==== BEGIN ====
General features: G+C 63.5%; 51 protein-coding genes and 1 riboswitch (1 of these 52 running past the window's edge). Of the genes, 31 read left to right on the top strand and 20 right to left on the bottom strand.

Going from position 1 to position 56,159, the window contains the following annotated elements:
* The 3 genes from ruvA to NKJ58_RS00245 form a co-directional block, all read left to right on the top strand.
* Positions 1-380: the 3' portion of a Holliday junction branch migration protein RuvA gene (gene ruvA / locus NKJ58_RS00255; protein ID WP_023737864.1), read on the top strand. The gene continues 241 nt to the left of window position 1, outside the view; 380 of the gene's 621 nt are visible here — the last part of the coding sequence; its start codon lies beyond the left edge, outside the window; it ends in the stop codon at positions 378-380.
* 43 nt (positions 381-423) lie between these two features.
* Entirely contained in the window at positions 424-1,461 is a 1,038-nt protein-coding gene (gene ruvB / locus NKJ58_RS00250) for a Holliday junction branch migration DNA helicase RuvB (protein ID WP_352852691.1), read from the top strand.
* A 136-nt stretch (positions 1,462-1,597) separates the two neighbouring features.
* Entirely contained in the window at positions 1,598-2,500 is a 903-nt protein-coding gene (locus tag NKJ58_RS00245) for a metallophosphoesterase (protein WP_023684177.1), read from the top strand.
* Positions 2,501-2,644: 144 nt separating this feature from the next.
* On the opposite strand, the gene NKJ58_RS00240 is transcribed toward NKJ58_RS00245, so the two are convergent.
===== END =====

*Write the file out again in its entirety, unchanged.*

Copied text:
General features: G+C 63.5%; 51 protein-coding genes and 1 riboswitch (1 of these 52 running past the window's edge). Of the genes, 31 read left to right on the top strand and 20 right to left on the bottom strand.

Going from position 1 to position 56,159, the window contains the following annotated elements:
* The 3 genes from ruvA to NKJ58_RS00245 form a co-directional block, all read left to right on the top strand.
* Positions 1-380: the 3' portion of a Holliday junction branch migration protein RuvA gene (gene ruvA / locus NKJ58_RS00255; protein ID WP_023737864.1), read on the top strand. The gene continues 241 nt to the left of window position 1, outside the view; 380 of the gene's 621 nt are visible here — the last part of the coding sequence; its start codon lies beyond the left edge, outside the window; it ends in the stop codon at positions 378-380.
* 43 nt (positions 381-423) lie between these two features.
* Entirely contained in the window at positions 424-1,461 is a 1,038-nt protein-coding gene (gene ruvB / locus NKJ58_RS00250) for a Holliday junction branch migration DNA helicase RuvB (protein ID WP_352852691.1), read from the top strand.
* A 136-nt stretch (positions 1,462-1,597) separates the two neighbouring features.
* Entirely contained in the window at positions 1,598-2,500 is a 903-nt protein-coding gene (locus tag NKJ58_RS00245) for a metallophosphoesterase (protein WP_023684177.1), read from the top strand.
* Positions 2,501-2,644: 144 nt separating this feature from the next.
* On the opposite strand, the gene NKJ58_RS00240 is transcribed toward NKJ58_RS00245, so the two are convergent.